By Mike Killalea, editor & publisher
Back in the day, as a wet-between-the-ears engineer clutching a freshly minted diploma, I joined the illustrious deep-think research arm of a major oil company, my entrée into the oil patch. Fascinating work, but, compared to my brilliant fellows, I was something of a dim bulb. I concluded I did not need to be reminded of my inadequacies on the job. Being a married man, I had a wife for that.
Those days in the early 1980s was, broadly speaking, the beginning of the end for operator-funded research, and the end of the beginning for service companies to shoulder the work. After the Great Crash of 1986, oil companies largely pulled the plug on research as “non core.” Exceptions remain, the definitive one Shell’s development of expandable tubulars. (Now marketed by Enventure, this landmark enabling technology was publicly unveiled at the 1998 IADC Annual Meeting in New Orleans.)
Thence came Joint Industry Projects, where pooled money funds research of mutual value. In 1982, the Drilling Engineering Association was founded to advance JIPs for drilling R&D. Through DEA, more than 160 JIPs have been organized, some as public-private partnerships, some wholly funded by industry (p 130).
At the 2008 IADC/SPE Drilling Conference held in March in Orlando, the audience was polled on likely sources of innovation. 22% said operators, but the plurality was JIPs (39%), slightly edging out service providers (37%). (Only 1% voted for government or university labs, giving government an undeserved bum rap. Actually, government funding has resulted in key breakthroughs. In the USA, for instance, one landmark new downhole technology, GrantPrideco’s Intellipipe, came about through projects spanning more than a decade, and enjoying $7.8 million from Uncle Sam’s coffers. Total funding, including industry matching, exceeded $17 million.)
Service companies have increasingly embraced R&D as inimical to their core business. Any R&D commitment is necessarily long term. One example: Halliburton recently introduced MonoProp, described as a high-performance polymer alloy with a very low specific gravity (1.08) and properties far different than the crosslinked systems currently used. (See the Products, p 139.) Instead of a crosslinked polymer, this proppant produces a partial monolayer in fractures, which allows porosity and fluid flow, the company says. Company researchers estimated that it took up to 6 years to develop the system. While Halliburton couldn’t tie a single price tag to this specific effort, the company has reported investing during 2007 more than $300 million for R&D. Other companies can trot out similar stats.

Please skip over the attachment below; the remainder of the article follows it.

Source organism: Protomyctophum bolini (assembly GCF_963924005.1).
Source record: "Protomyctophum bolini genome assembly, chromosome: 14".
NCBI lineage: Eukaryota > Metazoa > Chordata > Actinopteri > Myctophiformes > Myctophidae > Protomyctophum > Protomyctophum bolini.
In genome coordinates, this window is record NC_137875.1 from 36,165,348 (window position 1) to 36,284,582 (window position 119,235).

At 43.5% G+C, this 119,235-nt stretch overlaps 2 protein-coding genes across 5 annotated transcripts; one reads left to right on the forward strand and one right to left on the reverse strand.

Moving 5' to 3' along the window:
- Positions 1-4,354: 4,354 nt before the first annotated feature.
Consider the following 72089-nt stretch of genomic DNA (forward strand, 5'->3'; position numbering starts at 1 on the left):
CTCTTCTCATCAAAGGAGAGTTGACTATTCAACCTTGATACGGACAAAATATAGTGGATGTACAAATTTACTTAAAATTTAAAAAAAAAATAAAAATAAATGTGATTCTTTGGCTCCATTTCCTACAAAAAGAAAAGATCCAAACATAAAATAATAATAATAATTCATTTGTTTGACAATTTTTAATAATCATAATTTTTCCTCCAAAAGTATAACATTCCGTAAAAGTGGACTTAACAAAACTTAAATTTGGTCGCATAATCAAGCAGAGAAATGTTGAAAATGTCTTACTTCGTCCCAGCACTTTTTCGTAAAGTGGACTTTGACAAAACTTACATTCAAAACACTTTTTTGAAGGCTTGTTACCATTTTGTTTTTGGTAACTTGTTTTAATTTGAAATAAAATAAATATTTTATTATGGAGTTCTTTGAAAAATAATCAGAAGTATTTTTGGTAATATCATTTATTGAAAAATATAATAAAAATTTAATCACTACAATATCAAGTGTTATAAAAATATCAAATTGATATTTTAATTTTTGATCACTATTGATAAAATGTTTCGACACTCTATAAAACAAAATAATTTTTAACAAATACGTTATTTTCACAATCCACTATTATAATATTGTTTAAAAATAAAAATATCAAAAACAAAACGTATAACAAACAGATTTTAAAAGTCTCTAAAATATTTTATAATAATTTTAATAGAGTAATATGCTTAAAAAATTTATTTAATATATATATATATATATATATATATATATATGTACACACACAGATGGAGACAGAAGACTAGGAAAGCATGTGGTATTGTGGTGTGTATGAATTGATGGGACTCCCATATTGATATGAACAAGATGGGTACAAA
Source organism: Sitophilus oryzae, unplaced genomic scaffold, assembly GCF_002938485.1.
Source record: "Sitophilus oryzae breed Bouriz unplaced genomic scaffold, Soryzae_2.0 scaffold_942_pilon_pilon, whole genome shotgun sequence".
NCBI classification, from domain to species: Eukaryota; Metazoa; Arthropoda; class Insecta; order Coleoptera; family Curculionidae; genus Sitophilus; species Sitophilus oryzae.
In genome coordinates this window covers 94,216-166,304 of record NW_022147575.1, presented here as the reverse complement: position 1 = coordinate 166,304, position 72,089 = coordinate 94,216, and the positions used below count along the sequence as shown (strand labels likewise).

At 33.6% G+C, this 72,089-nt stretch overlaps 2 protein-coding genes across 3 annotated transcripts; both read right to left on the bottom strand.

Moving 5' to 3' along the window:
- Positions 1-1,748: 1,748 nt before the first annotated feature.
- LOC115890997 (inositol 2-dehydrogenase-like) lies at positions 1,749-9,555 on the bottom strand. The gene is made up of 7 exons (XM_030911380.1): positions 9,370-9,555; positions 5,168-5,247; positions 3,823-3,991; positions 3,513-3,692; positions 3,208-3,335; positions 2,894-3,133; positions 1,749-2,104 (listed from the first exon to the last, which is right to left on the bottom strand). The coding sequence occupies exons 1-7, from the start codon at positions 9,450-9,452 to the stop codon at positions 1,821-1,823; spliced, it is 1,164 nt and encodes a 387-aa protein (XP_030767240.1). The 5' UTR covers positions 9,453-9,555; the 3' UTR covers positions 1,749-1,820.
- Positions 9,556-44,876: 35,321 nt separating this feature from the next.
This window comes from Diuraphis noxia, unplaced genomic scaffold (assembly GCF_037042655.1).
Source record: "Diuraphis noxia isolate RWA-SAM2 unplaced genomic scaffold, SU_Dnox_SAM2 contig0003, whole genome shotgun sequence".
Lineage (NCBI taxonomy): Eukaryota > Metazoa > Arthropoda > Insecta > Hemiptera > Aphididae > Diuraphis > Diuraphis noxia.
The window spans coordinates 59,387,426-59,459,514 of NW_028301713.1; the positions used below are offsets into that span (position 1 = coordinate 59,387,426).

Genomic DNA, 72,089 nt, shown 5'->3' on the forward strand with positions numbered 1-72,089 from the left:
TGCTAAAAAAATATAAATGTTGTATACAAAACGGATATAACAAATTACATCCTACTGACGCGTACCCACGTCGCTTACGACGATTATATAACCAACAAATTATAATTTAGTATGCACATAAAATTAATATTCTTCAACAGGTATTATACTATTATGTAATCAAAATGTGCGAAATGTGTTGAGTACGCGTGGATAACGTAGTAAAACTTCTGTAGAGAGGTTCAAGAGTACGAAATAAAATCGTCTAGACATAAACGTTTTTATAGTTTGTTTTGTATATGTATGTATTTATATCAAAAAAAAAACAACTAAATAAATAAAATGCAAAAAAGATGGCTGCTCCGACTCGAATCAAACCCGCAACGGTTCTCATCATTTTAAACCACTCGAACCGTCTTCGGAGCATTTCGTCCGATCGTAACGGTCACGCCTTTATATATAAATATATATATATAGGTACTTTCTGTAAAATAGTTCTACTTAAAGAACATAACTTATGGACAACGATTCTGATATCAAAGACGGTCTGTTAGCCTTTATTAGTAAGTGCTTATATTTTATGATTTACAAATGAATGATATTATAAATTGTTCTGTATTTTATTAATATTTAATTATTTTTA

In fact, Baker Hughes just cut the ribbon on its new Center for Technology Innovation (p 138). The 14-acre, $42-million Houston facility is described as a “state-of-the-art” research and engineering facility for oil and gas completion and production technologies.” Its centerpiece is a 209,000-sq ft lab where work will advance completion and production technologies for deepwater, extreme HPHT, production optimization, and big-bore completions.
We may be entering a new golden age for industry R&D. I encourage you to get involved in organizations like DEA, who are charting the way forward. Come to our workshop in June in Galveston. (See the link at www.dea-global.org.)
New technology is only half the battle. We still must ensure that our workforce, green and seasoned alike, can actually use these nifty toys the labs will crank out. But that’s a story for another day. Stay tuned.
You can reach Mike Killalea at firstname.lastname@example.org